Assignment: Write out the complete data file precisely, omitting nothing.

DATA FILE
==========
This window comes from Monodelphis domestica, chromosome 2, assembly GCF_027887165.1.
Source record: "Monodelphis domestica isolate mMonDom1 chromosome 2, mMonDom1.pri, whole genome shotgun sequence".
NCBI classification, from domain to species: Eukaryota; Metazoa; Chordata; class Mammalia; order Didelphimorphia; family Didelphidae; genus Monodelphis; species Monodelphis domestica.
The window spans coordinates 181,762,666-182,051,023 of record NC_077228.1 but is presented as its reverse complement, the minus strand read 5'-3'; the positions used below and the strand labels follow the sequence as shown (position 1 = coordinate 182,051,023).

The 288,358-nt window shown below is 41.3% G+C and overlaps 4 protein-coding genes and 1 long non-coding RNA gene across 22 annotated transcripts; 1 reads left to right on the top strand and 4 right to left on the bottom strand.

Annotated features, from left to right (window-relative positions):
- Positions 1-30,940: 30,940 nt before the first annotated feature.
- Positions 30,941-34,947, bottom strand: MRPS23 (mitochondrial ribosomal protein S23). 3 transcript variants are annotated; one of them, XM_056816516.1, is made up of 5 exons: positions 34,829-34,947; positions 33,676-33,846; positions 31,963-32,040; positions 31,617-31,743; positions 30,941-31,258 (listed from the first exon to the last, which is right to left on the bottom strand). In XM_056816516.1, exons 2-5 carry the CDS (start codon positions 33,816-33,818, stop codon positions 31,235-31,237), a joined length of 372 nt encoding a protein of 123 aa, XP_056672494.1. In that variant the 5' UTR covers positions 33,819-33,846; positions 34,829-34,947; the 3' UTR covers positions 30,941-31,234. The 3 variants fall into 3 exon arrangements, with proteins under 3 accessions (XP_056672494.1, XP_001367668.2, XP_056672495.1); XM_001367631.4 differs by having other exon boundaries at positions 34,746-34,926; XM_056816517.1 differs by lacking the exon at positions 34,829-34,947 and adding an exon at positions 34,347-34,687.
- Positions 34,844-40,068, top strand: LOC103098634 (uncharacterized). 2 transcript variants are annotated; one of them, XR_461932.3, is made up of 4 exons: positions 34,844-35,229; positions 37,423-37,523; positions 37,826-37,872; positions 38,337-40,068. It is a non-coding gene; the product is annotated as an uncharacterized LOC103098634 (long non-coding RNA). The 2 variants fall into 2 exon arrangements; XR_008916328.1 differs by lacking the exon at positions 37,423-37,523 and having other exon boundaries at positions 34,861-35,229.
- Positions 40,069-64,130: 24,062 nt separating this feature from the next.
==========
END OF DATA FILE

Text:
This window comes from Monodelphis domestica, chromosome 2, assembly GCF_027887165.1.
Source record: "Monodelphis domestica isolate mMonDom1 chromosome 2, mMonDom1.pri, whole genome shotgun sequence".
NCBI classification, from domain to species: Eukaryota; Metazoa; Chordata; class Mammalia; order Didelphimorphia; family Didelphidae; genus Monodelphis; species Monodelphis domestica.
The window spans coordinates 181,762,666-182,051,023 of record NC_077228.1 but is presented as its reverse complement, the minus strand read 5'-3'; the positions used below and the strand labels follow the sequence as shown (position 1 = coordinate 182,051,023).

The 288,358-nt window shown below is 41.3% G+C and overlaps 4 protein-coding genes and 1 long non-coding RNA gene across 22 annotated transcripts; 1 reads left to right on the top strand and 4 right to left on the bottom strand.

Annotated features, from left to right (window-relative positions):
- Positions 1-30,940: 30,940 nt before the first annotated feature.
- Positions 30,941-34,947, bottom strand: MRPS23 (mitochondrial ribosomal protein S23). 3 transcript variants are annotated; one of them, XM_056816516.1, is made up of 5 exons: positions 34,829-34,947; positions 33,676-33,846; positions 31,963-32,040; positions 31,617-31,743; positions 30,941-31,258 (listed from the first exon to the last, which is right to left on the bottom strand). In XM_056816516.1, exons 2-5 carry the CDS (start codon positions 33,816-33,818, stop codon positions 31,235-31,237), a joined length of 372 nt encoding a protein of 123 aa, XP_056672494.1. In that variant the 5' UTR covers positions 33,819-33,846; positions 34,829-34,947; the 3' UTR covers positions 30,941-31,234. The 3 variants fall into 3 exon arrangements, with proteins under 3 accessions (XP_056672494.1, XP_001367668.2, XP_056672495.1); XM_001367631.4 differs by having other exon boundaries at positions 34,746-34,926; XM_056816517.1 differs by lacking the exon at positions 34,829-34,947 and adding an exon at positions 34,347-34,687.
- Positions 34,844-40,068, top strand: LOC103098634 (uncharacterized). 2 transcript variants are annotated; one of them, XR_461932.3, is made up of 4 exons: positions 34,844-35,229; positions 37,423-37,523; positions 37,826-37,872; positions 38,337-40,068. It is a non-coding gene; the product is annotated as an uncharacterized LOC103098634 (long non-coding RNA). The 2 variants fall into 2 exon arrangements; XR_008916328.1 differs by lacking the exon at positions 37,423-37,523 and having other exon boundaries at positions 34,861-35,229.
- Positions 40,069-64,130: 24,062 nt separating this feature from the next.